If we do not disclose information, we will give reasons for not disclosing. The most likely reasons are outlined here.
The safety of our staff is a primary concern. We will not disclose information where we consider it could jeopardise our ability to operate or the safety of our staff, volunteers or partners.
Some information is by its nature private to the individuals concerned.
Information may be confidential because of legal, commercial or contractual reasons, or because its premature disclosure would jeopardise action that VSO is planning to take.
In some cases we do not have the right to disclose information because it is someone else's copyright, and while we have the right to make internal use of it this does not extend to publishing it. We do favour open publishing where we can, such as for our policy papers.
Where we consider that the cost of disclosure, whether as a time cost or a monetary cost, would be disproportionate to the request, we may decline disclosure but will explain that this is the reason.
Detailed information about programmes
We may decline to provide information to requests made in United Kingdom about our international programme work in other countries where this would take up significant staff time in our programme.
Internal planning, drafts and trivial or ephemeral information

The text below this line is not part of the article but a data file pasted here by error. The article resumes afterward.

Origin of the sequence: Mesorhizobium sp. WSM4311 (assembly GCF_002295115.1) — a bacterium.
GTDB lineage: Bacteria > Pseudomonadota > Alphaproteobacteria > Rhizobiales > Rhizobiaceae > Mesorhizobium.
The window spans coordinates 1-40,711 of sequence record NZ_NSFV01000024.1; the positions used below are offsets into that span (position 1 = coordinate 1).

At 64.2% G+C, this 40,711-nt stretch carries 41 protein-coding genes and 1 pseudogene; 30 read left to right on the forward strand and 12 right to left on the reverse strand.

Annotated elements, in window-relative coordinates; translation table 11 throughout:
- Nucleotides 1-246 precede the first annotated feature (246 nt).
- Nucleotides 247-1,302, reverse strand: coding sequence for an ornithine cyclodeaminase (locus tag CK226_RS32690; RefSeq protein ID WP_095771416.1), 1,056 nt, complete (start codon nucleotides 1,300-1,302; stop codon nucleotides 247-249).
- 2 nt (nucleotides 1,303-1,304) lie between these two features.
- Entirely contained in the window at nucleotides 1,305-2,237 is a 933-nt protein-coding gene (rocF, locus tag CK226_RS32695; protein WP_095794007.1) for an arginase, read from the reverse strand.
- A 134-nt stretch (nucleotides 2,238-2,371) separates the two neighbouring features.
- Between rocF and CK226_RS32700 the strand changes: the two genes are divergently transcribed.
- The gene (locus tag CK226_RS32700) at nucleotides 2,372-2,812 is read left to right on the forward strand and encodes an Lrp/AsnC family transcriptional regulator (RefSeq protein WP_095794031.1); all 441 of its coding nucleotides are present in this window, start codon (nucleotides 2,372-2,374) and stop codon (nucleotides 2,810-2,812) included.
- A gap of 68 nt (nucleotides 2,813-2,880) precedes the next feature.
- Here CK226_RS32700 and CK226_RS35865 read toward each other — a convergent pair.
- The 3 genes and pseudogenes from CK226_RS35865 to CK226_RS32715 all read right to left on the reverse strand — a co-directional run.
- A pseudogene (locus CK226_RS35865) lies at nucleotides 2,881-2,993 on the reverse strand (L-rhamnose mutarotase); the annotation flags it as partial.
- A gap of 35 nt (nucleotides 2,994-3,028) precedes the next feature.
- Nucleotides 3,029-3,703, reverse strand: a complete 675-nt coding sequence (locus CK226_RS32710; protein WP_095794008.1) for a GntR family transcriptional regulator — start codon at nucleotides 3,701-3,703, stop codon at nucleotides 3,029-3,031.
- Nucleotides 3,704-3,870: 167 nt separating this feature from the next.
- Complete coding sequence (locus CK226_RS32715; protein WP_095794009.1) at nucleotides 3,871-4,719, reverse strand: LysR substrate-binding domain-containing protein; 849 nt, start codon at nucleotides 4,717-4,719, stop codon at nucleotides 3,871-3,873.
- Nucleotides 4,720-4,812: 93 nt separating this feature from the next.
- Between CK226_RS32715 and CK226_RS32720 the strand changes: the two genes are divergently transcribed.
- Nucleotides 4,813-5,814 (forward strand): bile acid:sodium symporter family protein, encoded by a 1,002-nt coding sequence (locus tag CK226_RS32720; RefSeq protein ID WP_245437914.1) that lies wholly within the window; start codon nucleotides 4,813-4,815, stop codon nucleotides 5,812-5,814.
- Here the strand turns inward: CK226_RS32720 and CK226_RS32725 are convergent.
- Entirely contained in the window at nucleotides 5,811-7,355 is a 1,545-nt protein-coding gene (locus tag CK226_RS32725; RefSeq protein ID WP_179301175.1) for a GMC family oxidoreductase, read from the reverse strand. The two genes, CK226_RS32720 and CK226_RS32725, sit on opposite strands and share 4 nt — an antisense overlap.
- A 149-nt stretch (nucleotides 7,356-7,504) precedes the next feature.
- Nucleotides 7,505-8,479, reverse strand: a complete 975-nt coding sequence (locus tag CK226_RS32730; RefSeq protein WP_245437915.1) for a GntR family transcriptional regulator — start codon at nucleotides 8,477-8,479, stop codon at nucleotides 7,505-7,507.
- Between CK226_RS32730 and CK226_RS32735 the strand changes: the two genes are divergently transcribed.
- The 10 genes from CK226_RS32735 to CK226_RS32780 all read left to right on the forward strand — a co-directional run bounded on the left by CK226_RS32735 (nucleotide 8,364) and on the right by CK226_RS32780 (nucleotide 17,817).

We will generally not disclose internal working papers that address future plans, or drafts of work, or information which we consider is of ephemeral interest such that the work involved in disclosure is in our view disproportionate.
Harm to operations
We recognise the importance of how we put principles into practice. But there will be occasions where we do not disclose information because we consider that the disclosure could harm our work, whether in UK or in our international operations. An example would be information about a campaign involving particular targets, where the disclosure could jeopardise the effectiveness of the campaign.
How does VSO deal with multiple requests and/or requests with no discernible public benefit?
Where a person makes multiple requests for information, or we consider that the work involved in dealing with the request has no discernible public benefit, we may decide not to spend time in dealing with the request. Such a decision will be taken by the Company Secretary. If any person makes a request in an offensive manner, or has otherwise been abusive to staff or volunteers, then we may decline to engage in correspondence with that person.